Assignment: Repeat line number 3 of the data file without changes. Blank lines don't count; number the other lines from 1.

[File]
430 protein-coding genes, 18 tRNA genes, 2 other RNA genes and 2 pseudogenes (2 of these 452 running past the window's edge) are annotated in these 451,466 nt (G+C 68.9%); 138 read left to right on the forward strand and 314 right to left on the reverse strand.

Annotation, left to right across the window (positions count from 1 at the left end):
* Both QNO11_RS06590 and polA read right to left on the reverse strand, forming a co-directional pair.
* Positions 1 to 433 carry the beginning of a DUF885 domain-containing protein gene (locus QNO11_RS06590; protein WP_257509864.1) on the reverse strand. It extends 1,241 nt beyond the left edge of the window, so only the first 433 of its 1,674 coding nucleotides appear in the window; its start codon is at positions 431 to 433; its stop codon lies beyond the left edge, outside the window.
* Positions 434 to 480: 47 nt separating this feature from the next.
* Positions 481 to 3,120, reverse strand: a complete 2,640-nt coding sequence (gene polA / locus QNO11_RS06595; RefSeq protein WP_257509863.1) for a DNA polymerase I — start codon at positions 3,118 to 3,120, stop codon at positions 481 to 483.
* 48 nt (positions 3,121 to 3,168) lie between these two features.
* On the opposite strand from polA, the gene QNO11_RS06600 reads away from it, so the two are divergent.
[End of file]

* Both QNO11_RS06590 and polA read right to left on the reverse strand, forming a co-directional pair.